Ex-U.S. Diplomats on Anti-Americanism

The USC Center on Public Diplomacy hosted an excellent roundtable this afternoon with 3 former U.S. Foreign Services Officers and diplomats, all of whom resigned in reaction to the Bush Administration’s plans for War in Iraq. The theme was Anti-Americanism and there were certainly an abundance of questions, and considering the audience and panelists, there was quite a breadth of p.o.v. in the answers. Ann Wright, a 29-year U.S. Military veteran and more recently a leading activist from Cindy Sheehan’s “Camp Casey,” joined John H. Brown and the author John Brady Kiesling. Listen to audio from the event below. To subscribe to the Public Diplomacy Events podcast (which I produce), click here.

Future of the Internet: Liberty + Privacy

Among the more interesting studies released Sunday in the second installment of the Pew Internet & American Life Project’s Future of the Internet (PDF) survey, are respondents reactions to the following hypothetical:

Prediction: As sensing, storage and communication technologies get cheaper and better, individuals’ public and private lives will become increasingly ‘transparent’ globally. Everything will be more visible to everyone, with good and bad results. Looking at the big picture – at all of the lives affected on the planet in every way possible – this will make the world a better place by the year 2020. The benefits will outweigh the costs.

The mean response of 742 individuals is of uncertainty (46% agreed vs. 49% disagree). But it’s the substance of the varied & impassioned responses that set the course for what many believe is one of the most important issues of modern time and the near future.

Here is a link to credited answers. And here’s a collection of anonymous one-liners.

The answers range from amusing to asinine, but overall the essence is that transparency — while essential to and inevitable in an open society — is a double-edged sword.

In a rather oddly phrased question, a majority of respondents agree (to my dismay) with Thomas Friedman’s mostly-BS “The World is Flat” argument, aggreeing with utopian naivete, that, by 2020, “the free flow of information will completely blur current national boundaries as they are replaced by city-states, corporation-based cultural groupings, and/or other organizations tied together by global networks.”

Perhaps it’s only appropriate — in a very Sci-Fi-esque study, that there would be no more New York and China and Japan.

Other notable conclusions from the abstract:

* A low-cost global network will be thriving and creating new opportunities in a “flattening” world.
* Humans will remain in charge of technology, even as more activity is automated and “smart agents” proliferate. However, a significant 42% of survey respondents were pessimistic about humans’ ability to control the technology in the future. This significant majority agreed that dangers and dependencies will grow beyond our ability to stay in charge of technology. This was one of the major surprises in the survey.
* Virtual reality will be compelling enough to enhance worker productivity and also spawn new addiction problems.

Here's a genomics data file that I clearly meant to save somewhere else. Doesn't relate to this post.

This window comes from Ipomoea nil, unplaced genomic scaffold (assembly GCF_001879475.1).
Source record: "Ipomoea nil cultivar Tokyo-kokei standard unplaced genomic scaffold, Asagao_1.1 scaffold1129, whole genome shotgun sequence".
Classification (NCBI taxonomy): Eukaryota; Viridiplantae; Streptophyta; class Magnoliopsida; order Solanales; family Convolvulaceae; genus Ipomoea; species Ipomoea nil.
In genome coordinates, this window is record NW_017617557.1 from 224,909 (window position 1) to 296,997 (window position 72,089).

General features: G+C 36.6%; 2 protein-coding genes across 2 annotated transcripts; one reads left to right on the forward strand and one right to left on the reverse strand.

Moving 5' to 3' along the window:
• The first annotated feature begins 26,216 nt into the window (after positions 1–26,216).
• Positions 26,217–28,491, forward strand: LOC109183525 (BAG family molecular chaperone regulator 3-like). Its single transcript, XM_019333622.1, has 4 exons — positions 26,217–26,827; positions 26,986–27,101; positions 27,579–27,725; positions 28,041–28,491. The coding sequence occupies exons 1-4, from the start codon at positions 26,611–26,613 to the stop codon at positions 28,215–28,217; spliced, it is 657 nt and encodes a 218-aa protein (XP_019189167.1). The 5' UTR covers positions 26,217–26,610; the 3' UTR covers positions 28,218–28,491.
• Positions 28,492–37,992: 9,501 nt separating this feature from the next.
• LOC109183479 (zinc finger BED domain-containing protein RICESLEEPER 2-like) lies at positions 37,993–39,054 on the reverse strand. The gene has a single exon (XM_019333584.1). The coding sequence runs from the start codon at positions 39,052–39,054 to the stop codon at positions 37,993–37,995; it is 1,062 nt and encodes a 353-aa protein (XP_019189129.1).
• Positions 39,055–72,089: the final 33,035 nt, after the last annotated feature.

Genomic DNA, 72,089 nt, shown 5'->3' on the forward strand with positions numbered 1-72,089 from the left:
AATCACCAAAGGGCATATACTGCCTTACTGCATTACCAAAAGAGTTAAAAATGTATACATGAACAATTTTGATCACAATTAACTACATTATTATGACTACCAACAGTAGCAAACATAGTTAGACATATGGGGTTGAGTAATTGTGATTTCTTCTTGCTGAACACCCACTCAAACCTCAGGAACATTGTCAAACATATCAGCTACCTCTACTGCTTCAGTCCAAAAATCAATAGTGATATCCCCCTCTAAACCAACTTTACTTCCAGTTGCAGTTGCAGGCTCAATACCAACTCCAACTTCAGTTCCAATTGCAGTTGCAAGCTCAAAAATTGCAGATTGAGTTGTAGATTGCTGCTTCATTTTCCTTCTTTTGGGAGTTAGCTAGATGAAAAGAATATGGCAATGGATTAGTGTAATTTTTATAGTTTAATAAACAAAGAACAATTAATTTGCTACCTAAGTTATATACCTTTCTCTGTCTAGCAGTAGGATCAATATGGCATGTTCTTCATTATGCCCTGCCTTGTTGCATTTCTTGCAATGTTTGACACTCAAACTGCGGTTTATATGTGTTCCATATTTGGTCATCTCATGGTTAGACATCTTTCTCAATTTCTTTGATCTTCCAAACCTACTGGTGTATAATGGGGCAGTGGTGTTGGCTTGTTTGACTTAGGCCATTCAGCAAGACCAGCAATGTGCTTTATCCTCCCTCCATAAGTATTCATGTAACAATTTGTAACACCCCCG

* Tech “refuseniks” will emerge as a cultural group characterized by their choice to live off the network. Some will do this as a benign way to limit information overload, while others will commit acts of violence and terror against technology-inspired change.
* People will wittingly and unwittingly disclose more about themselves, gaining some benefits in the process even as they lose some privacy.

As Bruce Schneier said at the USC Center on Public Diplomacy tonight, “freedom equals liberty plus privacy.” Digest that…

The IEEE prefers their recently released “Bursting Tech Bubbles Before They Balloon” survey, authored by Marina Gorbis and the Institute for the Future’s David Pescovitz.

For historical reference, see PBS’ 1998 survey: Nerds 2.0.1 — a who’s-who of nerdtrepreneurs and their late 20th century musings on the future of the Internet.

CNN Poll: How Do You Like Your Congress?

cnn vote hate your congress

For international netZoo readers, yes, the United States is still a democracy in which the people elect their Congressional representatives. But, who really wants a job where they can only satisfy 5 percent? The incumbency conundrum is not as unrelenting as, say the neverending reign of a Castro or Idi Amin. Another year of nothing but procrastination, pandering to the Bush Administration, and shrugging away plans and objectives just as quickly as they’re put on the table combined with the ineptitude of the 435 two-year House terms (in other words, one year of doing nothing, and a second year of campaigning for reelection) has left us with an ineffective, corrupt, and disgraceful Legislature.

So, now it inevitably “see ya later, Joe” in Connecticut. But no matter the situation in Iraq, whose gonna speak up for our soldiersleft blind without a plan and several billion dollars short?

In the fallout of the weekend’s intel report clarifying yet again that the Iraq War has made the world less safe, President Bush’s own church, the United Methodist Church, has launched “a week of protest and civil disobedience against the war in Iraq by signing a declaration of peace urging President Bush to pull U.S. troops out of the country.”

On the optimistic side of things — Pew Internet has released Part II of their “Future of the Internet” study and according to NYT, the future is bright and green.